Are you at risk for sleep apnea?

Sleep apnea is common in men in their 20s, 30s and 40s, but women typically don’t suffer from it until after menopause, Dr. Grant says. A common misconception is that sleep apnea victims are old and overweight. “One-third of the patients we treat in our sleep centers are thin or even frail, and some are children,” Dr. Grant notes. “But if you are overweight, losing 10 to 20 percent of your total body weight can actually reduce the severity of your sleep apnea and help you feel better overall.”

Loud snoring is frequently associated with sleep apnea, he says – less so with women, who tend to be more subtle snorers. “If your partner complains about your snoring, you might want to ask your doctor about a sleep study, which can determine whether or not you have sleep apnea,” he says.

What to expect in your sleep study

Jeremy Tabak, M.D., medical director of the Baptist Health Sleep Center at Galloway

Jeremy Tabak, M.D., medical director of the Baptist Health Sleep Center at Galloway, says the first step is an evaluation of the patient’s sleep health. “We need to get an accurate picture of your sleep habits and the quantity and quality of your sleep,” he says. “When do you go to bed? When do you wake up? How do you feel when you wake up? What’s waking you up in the middle of the night? Are you tired in the morning? How much coffee do you have to drink during the day to stay alert? These are all things that inform our diagnosis and treatment plan.”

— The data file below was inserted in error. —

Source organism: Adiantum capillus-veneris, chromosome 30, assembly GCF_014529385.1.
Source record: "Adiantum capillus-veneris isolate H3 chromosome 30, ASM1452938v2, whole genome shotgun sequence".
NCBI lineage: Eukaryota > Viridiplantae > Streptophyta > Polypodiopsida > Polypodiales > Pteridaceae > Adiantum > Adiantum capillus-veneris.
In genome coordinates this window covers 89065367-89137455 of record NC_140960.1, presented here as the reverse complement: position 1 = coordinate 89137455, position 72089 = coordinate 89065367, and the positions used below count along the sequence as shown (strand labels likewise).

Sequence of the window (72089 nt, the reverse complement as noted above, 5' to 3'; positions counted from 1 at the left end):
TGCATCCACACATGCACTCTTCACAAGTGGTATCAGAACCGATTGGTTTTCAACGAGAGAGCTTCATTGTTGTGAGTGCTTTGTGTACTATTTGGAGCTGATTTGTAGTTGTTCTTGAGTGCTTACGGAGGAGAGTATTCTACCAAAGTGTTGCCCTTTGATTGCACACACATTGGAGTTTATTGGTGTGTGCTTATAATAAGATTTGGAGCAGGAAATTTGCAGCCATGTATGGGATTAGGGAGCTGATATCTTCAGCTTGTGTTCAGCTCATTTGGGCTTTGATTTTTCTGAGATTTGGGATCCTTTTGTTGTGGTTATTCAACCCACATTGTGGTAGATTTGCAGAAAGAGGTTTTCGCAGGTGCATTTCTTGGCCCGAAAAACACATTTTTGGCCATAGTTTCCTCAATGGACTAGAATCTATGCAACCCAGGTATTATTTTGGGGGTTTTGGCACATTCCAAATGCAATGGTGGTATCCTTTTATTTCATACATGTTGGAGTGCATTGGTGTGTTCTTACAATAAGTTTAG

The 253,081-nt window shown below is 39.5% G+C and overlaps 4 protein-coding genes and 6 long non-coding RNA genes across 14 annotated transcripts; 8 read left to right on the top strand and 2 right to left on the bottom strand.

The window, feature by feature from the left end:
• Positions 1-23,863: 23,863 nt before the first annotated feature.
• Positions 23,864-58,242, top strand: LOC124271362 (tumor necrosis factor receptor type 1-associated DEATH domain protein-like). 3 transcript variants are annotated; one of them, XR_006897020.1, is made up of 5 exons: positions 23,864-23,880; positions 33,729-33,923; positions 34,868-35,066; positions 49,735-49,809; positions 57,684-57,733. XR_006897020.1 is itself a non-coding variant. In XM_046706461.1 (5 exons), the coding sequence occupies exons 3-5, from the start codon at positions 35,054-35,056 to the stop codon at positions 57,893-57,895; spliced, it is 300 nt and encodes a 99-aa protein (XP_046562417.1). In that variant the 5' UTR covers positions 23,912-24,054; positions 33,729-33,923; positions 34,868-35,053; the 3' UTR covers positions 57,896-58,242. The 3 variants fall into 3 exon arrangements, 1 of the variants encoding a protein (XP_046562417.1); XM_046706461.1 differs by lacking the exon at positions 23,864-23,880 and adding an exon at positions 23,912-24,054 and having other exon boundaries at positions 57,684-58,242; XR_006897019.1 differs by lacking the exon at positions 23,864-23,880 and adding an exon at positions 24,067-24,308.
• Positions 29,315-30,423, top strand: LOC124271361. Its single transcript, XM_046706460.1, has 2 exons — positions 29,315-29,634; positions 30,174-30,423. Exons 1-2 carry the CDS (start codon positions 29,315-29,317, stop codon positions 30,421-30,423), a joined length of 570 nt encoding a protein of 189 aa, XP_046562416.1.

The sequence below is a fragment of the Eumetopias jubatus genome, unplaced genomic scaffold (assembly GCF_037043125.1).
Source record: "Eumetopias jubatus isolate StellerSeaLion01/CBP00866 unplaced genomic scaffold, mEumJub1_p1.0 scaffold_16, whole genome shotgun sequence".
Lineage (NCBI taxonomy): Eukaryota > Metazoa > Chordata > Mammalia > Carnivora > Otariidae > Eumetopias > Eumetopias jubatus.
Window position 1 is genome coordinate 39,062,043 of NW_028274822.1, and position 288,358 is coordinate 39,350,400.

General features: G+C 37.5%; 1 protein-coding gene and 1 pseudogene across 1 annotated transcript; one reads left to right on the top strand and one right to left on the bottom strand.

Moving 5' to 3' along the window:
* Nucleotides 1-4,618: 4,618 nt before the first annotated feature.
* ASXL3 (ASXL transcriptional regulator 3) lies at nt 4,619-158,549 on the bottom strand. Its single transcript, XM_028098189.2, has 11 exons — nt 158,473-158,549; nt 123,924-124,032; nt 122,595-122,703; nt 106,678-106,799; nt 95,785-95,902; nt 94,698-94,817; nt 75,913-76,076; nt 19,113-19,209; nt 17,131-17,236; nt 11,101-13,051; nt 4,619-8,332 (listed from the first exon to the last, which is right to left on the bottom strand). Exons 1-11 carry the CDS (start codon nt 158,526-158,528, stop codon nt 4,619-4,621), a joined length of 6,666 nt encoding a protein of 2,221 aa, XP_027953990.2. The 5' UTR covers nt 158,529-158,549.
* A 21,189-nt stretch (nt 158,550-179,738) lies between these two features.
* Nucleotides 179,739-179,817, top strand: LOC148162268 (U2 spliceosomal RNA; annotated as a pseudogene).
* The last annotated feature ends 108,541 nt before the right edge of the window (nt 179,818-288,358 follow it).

The next step is the sleep study itself, Dr. Tabak says. There are two types of studies, he says – an in-home study using a portable device the patient takes home with them, or an in-lab study done at a sleep center such as Baptist Health’s.

“Many people find the idea of a home study attractive, but there are times when an in-lab study is really necessary,” says Dr. Tabak. “If we have a strong clinical suspicion that someone has sleep apnea, and they don’t have a lot of other unrelated health conditions, then we can consider an in-home study. The amount of information we get from that is limited, however. An in-lab study gives us much more information to work with.”

Baptist Health has four sleep centers in South Florida where patients can come for a sleep study. Each is staffed by experienced sleep medicine physicians and technicians, and fully accredited by the American Academy of Sleep Medicine, the highest rating possible.